In the hopes that I will cook again someday, I save recipes from my favorite vegetarian food blog, The Circus Gardener’s Kitchen. Go there, now that I’ve given you the link, and tell them I sent you. You’ll love it. We won’t get referral bonuses or anything; this is social media the old-fashioned way, where you don’t buy popularity by giving away freebies. But trust me, you’ll enjoy the blog. What I love about the Circus Gardener is that aside from having some fantastic and very doable vegetarian recipes, Steve also writes about food politics, which is one of my favorite topics. He writes about global supply chains, the greenhouse gas contributions of the dairy industry, why obesity is prevalent among the poor, and so on, and then he gives you a delicious recipe, too. It’s a great combination.

I will probably cook again someday. I mean really cook. But in the meanwhile, we get by on my toddler’s—I mean teen’s palate. She likes my cooking. Loves, it, really. She used to brag about my chili to her friends, and she even shared it with a teacher in second grade. She says, “Yay!” when I tell her I’m cooking lentils for dinner. But she’s also perfectly happy with her boxed mac and cheese, our Friday night frozen pizza (heated up, of course), and whatever else I manage to throw together when I’m not working or writing or reading the news.

Hooray for simple tastes. Especially in a pandemic.

(Note: The pictures in this post are actually of food I prepared in Mongolia. I haven’t photographed any of my food since.)

Oh, and here’s the chili recipe. I usually wing it, but I was asked to teach a cooking class in Mongolia how to prepare something from my home country, and this is what I made them, so I had to write it down. It was too spicy for them, even the mild version I make for my kid. Many Mongolians are not into spicy food. If you’re into spicy food, add cayenne pepper to the recipe. I used to. Oh, and sorry about the “English” measures (I am American after all); you can search up the equivalents.

Jericho’s Famous Vegan Chili (Adapted for people with kids)


  • 2 tablespoons cooking oil (I use grapeseed oil, usually)
  • 1 medium yellow onion, diced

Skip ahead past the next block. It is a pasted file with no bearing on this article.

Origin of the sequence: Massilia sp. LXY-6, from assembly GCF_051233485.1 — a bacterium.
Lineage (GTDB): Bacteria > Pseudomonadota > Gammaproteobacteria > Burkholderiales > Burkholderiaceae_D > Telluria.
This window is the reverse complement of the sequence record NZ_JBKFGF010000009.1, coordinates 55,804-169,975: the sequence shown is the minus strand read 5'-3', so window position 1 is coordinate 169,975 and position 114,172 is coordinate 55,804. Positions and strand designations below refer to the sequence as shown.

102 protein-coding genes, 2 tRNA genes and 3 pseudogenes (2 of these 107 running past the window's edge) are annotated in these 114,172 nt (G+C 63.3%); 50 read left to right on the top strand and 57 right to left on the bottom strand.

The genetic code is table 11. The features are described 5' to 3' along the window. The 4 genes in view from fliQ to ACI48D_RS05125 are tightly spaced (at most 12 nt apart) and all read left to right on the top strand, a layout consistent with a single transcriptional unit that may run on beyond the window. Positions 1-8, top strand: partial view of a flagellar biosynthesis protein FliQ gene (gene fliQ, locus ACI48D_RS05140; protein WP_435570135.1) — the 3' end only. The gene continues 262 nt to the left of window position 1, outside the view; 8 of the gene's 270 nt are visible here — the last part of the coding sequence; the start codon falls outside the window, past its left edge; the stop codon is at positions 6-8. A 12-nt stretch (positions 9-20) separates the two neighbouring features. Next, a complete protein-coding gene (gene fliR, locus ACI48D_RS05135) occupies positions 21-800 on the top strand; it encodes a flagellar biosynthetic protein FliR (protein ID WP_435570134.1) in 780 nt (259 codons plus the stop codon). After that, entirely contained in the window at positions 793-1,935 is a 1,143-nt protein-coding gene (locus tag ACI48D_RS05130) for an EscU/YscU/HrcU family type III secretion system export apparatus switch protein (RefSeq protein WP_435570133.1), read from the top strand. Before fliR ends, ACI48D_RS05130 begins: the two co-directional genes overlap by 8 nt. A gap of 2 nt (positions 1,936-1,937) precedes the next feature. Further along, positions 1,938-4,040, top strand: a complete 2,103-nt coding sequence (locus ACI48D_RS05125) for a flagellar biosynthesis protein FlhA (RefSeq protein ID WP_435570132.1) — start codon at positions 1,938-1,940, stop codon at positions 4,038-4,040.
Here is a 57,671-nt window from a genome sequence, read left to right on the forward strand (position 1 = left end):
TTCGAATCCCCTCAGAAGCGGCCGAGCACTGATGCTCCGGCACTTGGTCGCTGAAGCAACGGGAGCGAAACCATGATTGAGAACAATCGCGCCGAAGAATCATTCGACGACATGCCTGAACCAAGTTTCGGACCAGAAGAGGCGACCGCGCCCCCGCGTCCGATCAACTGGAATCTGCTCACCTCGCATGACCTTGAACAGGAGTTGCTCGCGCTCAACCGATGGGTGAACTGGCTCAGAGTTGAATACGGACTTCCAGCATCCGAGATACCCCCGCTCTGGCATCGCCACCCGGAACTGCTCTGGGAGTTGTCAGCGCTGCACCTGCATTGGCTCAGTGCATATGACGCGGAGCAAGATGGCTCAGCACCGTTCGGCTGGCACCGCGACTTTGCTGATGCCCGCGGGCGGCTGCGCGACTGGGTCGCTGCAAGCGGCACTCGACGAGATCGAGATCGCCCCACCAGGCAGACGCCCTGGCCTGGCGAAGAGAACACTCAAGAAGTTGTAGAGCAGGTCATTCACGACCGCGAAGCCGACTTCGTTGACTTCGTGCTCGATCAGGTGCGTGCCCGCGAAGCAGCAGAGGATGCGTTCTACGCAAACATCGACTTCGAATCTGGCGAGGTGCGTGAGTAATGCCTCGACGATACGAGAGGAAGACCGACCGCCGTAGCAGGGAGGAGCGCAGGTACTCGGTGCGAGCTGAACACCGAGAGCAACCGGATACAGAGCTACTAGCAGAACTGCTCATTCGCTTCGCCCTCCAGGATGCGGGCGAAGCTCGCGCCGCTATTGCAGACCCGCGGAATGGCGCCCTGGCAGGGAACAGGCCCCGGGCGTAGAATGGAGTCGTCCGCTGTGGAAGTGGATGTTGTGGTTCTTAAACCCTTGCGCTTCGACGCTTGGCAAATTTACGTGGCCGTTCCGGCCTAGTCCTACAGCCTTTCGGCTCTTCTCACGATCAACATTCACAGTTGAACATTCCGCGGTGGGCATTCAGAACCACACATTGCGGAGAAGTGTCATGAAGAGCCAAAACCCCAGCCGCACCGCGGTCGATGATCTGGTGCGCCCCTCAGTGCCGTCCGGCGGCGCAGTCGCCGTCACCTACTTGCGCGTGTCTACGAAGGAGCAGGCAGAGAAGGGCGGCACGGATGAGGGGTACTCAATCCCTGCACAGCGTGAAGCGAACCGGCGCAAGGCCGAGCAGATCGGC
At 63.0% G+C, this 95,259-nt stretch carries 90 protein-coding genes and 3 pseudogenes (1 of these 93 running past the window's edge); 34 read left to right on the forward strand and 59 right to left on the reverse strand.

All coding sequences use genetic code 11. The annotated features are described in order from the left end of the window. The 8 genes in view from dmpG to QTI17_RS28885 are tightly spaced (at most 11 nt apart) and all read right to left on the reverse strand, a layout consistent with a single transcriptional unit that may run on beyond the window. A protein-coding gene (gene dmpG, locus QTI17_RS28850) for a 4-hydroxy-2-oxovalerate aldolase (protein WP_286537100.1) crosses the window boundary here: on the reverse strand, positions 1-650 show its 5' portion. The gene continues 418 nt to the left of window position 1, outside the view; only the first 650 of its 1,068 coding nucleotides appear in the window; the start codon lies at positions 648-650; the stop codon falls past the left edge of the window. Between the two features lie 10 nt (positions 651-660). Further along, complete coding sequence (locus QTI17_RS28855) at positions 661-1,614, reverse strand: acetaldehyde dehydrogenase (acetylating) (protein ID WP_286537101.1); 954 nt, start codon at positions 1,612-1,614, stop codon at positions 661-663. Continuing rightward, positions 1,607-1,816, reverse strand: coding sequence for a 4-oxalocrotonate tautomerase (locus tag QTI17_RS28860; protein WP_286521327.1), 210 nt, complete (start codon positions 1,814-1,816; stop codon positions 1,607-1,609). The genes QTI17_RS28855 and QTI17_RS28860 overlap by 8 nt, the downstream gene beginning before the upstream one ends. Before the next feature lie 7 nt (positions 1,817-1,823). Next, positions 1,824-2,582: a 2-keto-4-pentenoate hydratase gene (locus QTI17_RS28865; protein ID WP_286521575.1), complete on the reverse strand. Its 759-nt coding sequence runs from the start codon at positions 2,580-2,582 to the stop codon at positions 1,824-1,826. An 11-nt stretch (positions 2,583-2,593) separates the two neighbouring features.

• 4 garlic cloves, roughly chopped (I leave out most of the garlic these days because my kid hates it, so I mince one clove really really small)
  • 1 1/2 teaspoons (or more) ground cumin
  • 1 teaspoon (or more) chili powder
  • 1 teaspoon dried oregano (though once my kid was like, “What’s that green stuff?” I add it anyway.)
  • Salt and ground pepper to taste
  • 1 green or red bell pepper, cut into 1/2-inch dice (but who measures? Just cut it up!)
  • 3/4 cup (6 ounce can) tomato paste
  • 2 cans (15.5 ounces) red kidney beans, rinsed and drained (I used to use dried beans until I had a kid; now I’m more in a hurry. I try to get the “no added sodium” cans.)
  • 2 cans (14.5 ounces) diced or crushed tomatoes (my kid hates tomatoes, so I use crushed; they are less obvious)
  • 1 cup frozen corn (optional; it makes it more colorful if you have a little kid)
  • 2 cups water

Directions: In a large pot, heat oil over medium-high heat. Add onion and garlic; cook, stirring frequently, until onion is translucent and garlic is soft, about 4 minutes. Add cumin, chili powder, and oregano, and cook until spices are fragrant, 1 minute. Add bell pepper and tomato paste; cook, stirring frequently, until tomato paste is deep red, 3 minutes. Stir in canned beans, tomatoes, and the optional frozen corn. Add 2 cups water and bring mixture to a boil. Reduce to a medium simmer and cook until peppers are tender and liquid reduces slightly, 20 minutes. Adjust spices to taste and season with salt and pepper. Serve with rice or grain of your choice. Or a slice of bread, even. Keeps for days in the fridge (tastes better as leftovers, even) and can be frozen to eat later, so double or triple the recipe if you want. I usually do.

Jericho’s Famous Vegan Chili